Russell Dancer used to be a great writer of stories for pulp magazines. After he agrees to attend a convention in San Francisco, he receives an odd delivery – a blackmail threat over the plagiarism of a short story called “Hoodwink” that he knows nothing about. Neither do his fellow attendees, all of whom have received the same threat. He calls on his friend, the Nameless Detective, a pulp devotee, to sniff around the convention, which Nameless is more than happy to do. He’s less thrilled, however, when he finds Dancer inside a room, locked from the inside, drunk as a skunk, with a smoking gun in his hand. And, of course, a body on the floor…
Bill Pronzini has been referred to as the best author of crime fiction that no-one has heard of. That’s pretty harsh – the “no-one has heard of” bit, but it’s not that far from the truth. Over here in the UK, I don’t recall seeing any books by Pronzini on a library shelf or in a bookshop and yet he has released thirty eight books to date featuring The Nameless Detective and a slew of others as well. I’ve come across him before in short story collections and really liked his contributions and so when both TomCat and Patrick gave positive reviews to Hoodwink, I figured I ought to check it out. It’s one of Pronzini’s novels that are available on Kindle, so after a few button presses, hey presto, instant book.
However, I ought to point out that the traditional private detective isn’t my usual genre – in fact, I think I can safely say that I’ve yet to review such a book (Poirot doesn’t count) and after 119 reviews, it would seem that I’ve actively avoiding them. So, will this book force a change of heart?
Well, for starters, Nameless isn’t exactly a traditional private detective. When I think of the American P.I., I envisage the large-fisted blunt-instrument characters of which I’ve heard but have never read (and have very little intention of reading). Nameless, in this book at least, is a character who thinks first and, even then, doesn’t seem to be a particularly violent character. It’s almost as if being a private investigator is a game to play that also happens to be a career. Indeed, he speculates in the book – it’s in the first person – if his choice of career is due to his obsession with detective stories from the pulp magazines that he collects.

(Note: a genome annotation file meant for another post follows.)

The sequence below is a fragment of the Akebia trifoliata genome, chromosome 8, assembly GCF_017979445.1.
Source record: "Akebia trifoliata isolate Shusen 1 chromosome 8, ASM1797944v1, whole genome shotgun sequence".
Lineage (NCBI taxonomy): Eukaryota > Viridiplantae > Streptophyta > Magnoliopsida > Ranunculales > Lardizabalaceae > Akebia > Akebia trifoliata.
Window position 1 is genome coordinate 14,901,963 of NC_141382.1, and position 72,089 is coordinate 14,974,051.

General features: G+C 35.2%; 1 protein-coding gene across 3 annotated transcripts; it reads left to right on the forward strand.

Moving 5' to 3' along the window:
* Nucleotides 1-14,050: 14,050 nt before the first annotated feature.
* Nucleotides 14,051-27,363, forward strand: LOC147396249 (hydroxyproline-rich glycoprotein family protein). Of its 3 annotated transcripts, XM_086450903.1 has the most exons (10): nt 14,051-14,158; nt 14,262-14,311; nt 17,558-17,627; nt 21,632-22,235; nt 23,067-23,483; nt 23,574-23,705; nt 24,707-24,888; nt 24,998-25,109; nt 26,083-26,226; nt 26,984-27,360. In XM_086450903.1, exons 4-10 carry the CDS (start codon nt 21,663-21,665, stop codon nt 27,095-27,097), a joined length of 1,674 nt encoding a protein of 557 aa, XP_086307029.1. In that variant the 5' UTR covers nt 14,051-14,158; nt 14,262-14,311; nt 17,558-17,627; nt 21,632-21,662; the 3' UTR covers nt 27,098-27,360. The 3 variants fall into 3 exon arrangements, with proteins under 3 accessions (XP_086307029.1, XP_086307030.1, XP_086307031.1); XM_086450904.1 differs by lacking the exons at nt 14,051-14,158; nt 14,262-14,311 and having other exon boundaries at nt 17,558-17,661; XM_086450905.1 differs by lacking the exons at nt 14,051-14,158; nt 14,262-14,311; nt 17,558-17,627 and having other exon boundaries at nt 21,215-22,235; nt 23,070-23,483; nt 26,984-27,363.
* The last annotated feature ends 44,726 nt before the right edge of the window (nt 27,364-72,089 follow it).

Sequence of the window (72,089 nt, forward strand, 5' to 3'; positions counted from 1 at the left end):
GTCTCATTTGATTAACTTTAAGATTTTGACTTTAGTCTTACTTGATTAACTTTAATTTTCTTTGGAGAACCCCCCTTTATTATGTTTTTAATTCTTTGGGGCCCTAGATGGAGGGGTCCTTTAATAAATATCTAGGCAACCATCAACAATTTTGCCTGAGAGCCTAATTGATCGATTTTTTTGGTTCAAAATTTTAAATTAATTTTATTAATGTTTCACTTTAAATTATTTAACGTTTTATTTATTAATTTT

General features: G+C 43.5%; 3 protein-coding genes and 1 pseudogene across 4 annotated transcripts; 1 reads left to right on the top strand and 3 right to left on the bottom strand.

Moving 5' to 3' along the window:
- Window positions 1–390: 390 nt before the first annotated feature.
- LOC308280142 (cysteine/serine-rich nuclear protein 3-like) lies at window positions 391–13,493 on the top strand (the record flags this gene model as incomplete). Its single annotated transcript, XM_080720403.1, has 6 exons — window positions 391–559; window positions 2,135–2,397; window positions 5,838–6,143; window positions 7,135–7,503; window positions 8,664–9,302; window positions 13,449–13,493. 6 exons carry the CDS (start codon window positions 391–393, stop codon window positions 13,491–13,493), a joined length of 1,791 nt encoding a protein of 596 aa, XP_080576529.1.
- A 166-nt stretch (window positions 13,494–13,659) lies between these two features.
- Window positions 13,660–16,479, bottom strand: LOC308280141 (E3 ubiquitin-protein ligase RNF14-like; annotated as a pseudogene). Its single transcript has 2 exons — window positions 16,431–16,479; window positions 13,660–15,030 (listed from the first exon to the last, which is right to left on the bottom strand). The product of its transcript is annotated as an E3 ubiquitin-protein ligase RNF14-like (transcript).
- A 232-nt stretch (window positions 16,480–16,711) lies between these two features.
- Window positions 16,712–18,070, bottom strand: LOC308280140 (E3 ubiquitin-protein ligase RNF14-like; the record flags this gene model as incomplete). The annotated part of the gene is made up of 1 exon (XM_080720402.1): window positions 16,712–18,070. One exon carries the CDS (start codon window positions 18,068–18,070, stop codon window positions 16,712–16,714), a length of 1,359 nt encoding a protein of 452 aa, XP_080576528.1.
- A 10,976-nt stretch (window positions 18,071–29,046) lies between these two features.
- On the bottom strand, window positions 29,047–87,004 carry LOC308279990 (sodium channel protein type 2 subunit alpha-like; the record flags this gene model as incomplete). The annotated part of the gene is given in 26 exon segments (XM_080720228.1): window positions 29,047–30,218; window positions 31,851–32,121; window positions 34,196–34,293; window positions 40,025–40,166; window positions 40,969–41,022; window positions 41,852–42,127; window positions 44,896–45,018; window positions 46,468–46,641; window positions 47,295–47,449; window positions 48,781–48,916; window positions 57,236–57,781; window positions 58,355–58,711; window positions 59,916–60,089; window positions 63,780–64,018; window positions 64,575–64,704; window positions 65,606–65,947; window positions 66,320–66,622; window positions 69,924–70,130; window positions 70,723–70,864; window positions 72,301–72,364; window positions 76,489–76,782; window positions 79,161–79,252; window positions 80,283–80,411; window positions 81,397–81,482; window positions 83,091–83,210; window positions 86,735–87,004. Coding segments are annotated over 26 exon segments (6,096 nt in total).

Nameless is very good company with his narration – he’s flawed, yes, but very human. I think it’s fairly safe to say that there’s a lot of Bill Pronzini in the character – he even bumps into a writer with a similar sounding name who looks like him at the convention. Oh, and if you’re worried, the Nameless thing isn’t a mysterious stranger-type thing. People know his name – we just never hear it. It’s also nice to see that he isn’t perfect – he’s smart enough to work out most of the plot, but the final details (including the killer) are only added in hindsight.
The rest of the characters get a pretty good show as well – the Pulpiteers as they’re called – and are nice and distinctive, and a personal touch is added to the tale as Nameless falls for the daughter of two of them, to the mother’s delight and the father’s dismay. But the best characters in the world wouldn’t make up for a shaky plot.
Luckily, this is not the case here. It’s a while before the first murder happens (and there are two locked-room murders here), but Pronzini builds the pressure up nicely so that you don’t find yourself twiddling your thumbs until it takes place. The second murder happens at the right time in the plot to give it another kick and there’s a genuinely gripping climax as well.
And, most pleasingly, this is a properly clued traditional mystery. Both the locked rooms make sense, even if, as admitted in the book, the second one would have been difficult to do, and there are at least three clear clues to the murderer. Arguably one of them (the second one that Nameless explains at the end) is a bit obvious, but to me, it was so obvious that I dismissed it as not important. Silly old me. Still, that made me genuinely surprised at the end. I was fairly sure that who the murderer would be in order to fulfil what I saw as one of the private eye clichés, but I was forgetting that this was a traditional-style mystery that just happened to feature a private eye.
Any real criticisms? Well, I wasn’t too pleased with Nameless’ casual use of a certain word early in the narrative – I think that word shouldn’t be used as a metaphor/simile, but other than that (which is a very minor point indeed) this is an absolutely fantastic book. As I’ve mentioned in the past, the point of this blog is to find current writers who are creating classic mysteries. Well, that’s two in a row! And another author to add to the “To Read” list. Thankfully, I’ve plenty to catch up on…